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20 Things Only Chefs Understand

20 Things Only Chefs Understand

Chefs do an incredible job under a huge amount of pressure. Here are 20 things only professional chefs will ever understand.

1. They want customers to be their friends and not their enemies

They know that customers are their friends but also their nemesis. If you are eating in a restaurant one of the most reliable options would be one of the chef specials as this is a popular dish made throughout the day. Also the chef will appreciate you choosing this dish!

2. They love to swear behind the scenes

They realize after the first three months on the job, that they now insert at least one swear word in every sentence they utter. This is the case whether in the kitchen or talking to the vicar after Sunday service.o

3. They know who to prioritise 

They know who they need to pay more attention to when both a celebrity and a restaurant critic walk through the door. Which do you think they give extra special service to? Find out in the Food Network’s survey of 25 things chefs never tell you.

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4. They don’t need the sunshine to shine!

They know that even during the summer months they will rarely ever see the sun, but it’s no problem, vitamin D is found in food too.

5. They have done their homework

They know that 65% of apprentice chefs go on to become fully qualified and that there are over a quarter of a million fellow chefs working in the UK. Almost 30,000 will join their ranks every year. Oaklands College explains what traits you need to successfully join them.

6. They know when to call it a day

They know that the finishing time is a moveable target. Depending on the level of authority, chefs have the power on choosing when to leave (in some cases).

7. They find the energy from somewhere!

They know that sleep was once their friend, but no more. If the shifts haven’t taught them that, the endless cups of coffee and cans of energy drinks have.

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8. They try and avoid cooking out of work

They know that they never cook at home. How many more hours standing over a chopping board or a stove can a person take?

9. They have the best communication skills

They know that they can communicate with virtually anyone and that they will form friendships in the kitchen with the unlikeliest of people, bonds which will last a lifetime.

10. They have the throne at dinner parties

They know that if they ever eat at non-chef friends’ houses, the person will have apologized at least four times for the quality of the meal before they even sit down to eat.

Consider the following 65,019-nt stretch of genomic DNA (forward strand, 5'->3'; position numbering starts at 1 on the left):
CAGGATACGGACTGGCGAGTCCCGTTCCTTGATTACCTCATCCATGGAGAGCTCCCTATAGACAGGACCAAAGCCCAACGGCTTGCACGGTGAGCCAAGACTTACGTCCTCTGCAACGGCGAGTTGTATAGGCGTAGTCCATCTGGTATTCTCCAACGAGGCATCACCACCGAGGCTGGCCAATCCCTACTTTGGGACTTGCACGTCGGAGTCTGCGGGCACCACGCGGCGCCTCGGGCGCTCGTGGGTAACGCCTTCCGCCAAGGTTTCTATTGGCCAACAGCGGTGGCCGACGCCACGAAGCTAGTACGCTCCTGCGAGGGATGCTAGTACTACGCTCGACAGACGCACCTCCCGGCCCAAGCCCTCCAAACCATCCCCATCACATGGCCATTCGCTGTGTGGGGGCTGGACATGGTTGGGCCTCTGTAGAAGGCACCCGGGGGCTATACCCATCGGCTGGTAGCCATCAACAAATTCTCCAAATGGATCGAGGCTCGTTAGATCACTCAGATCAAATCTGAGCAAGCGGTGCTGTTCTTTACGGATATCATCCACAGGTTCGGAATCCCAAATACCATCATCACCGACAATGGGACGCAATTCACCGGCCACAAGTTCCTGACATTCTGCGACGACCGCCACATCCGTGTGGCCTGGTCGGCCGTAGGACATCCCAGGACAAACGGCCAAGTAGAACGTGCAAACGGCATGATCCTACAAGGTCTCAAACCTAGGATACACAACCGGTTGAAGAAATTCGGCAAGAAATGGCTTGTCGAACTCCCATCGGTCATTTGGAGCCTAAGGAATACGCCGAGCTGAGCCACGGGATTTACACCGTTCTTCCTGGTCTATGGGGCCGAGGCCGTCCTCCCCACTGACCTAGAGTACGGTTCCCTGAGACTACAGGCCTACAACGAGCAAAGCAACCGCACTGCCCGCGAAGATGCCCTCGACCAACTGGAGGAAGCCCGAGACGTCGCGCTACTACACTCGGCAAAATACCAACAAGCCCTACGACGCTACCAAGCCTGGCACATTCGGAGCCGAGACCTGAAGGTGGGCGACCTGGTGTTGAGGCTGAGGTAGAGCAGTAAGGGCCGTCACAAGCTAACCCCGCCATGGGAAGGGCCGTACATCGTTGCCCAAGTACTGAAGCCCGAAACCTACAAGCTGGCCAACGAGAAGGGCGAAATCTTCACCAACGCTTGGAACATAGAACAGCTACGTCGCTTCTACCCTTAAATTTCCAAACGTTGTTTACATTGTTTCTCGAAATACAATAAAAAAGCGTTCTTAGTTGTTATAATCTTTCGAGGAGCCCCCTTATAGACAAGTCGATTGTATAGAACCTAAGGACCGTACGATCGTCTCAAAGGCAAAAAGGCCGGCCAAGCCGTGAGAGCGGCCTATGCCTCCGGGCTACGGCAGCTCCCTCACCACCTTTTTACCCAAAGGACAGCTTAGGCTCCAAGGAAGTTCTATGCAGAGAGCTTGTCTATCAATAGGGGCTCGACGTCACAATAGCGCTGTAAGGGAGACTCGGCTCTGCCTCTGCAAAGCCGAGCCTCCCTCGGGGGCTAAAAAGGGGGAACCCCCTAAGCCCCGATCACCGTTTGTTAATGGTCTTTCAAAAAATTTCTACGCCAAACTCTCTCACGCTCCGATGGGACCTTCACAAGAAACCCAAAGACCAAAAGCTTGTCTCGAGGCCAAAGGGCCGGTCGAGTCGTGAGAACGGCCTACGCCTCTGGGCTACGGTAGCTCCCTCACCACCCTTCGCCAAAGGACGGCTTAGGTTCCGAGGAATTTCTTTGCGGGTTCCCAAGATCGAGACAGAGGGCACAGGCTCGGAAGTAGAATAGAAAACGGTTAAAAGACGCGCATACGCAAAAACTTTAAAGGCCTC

11. They just love food!

They know though that the quality of the meal cooked by their friend doesn’t matter. The joy they feel at the fact that someone else has prepped the meal and stood at the stove for hours outweighs any mistakes. That is apart, maybe, from actual food poisoning.

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12. They love their equipment a bit too much

They know just a little too much about knives, often having large posters on their walls about the many kinds and their uses. When you see a person with their own set of knives in a beautiful, but well used, hand stitched leather case you know they are either a chef or have something more worrying in mind.

13. They love a good laugh!

They know that a sense of humor is an essential requirement of the job. It falls just below the ability to cook but just above knife safety techniques.

14. They have the memory of a sieve

They have forgotten the names of more ingredients than you will ever know.

15. They never abandon the basics

They know that when you are learning to cook the recipe is all important if you want to create a successful dish. Once you are a senior chef it’s you who writes the recipes.

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16. They know preparation is everything

They know that heating the pan or the oven before starting to cook is essential.

17. They know what they should be getting paid

They know that the average starting salary of a commis chef is around $20,000 per annum, rising to $43,000 for a sous chef and $108,000 for an experienced London-based chef. For those who go on to run their own restaurants the figure is wide open and comes down to a delicate balance between their skill in the kitchen and their business acumen.

18. They love the taste in the process

They know that tasting the food as you cook is essential, especially for seasoning. Not tasting is akin to trying to sew a dress without ever looking at the pattern, or the material or the needle.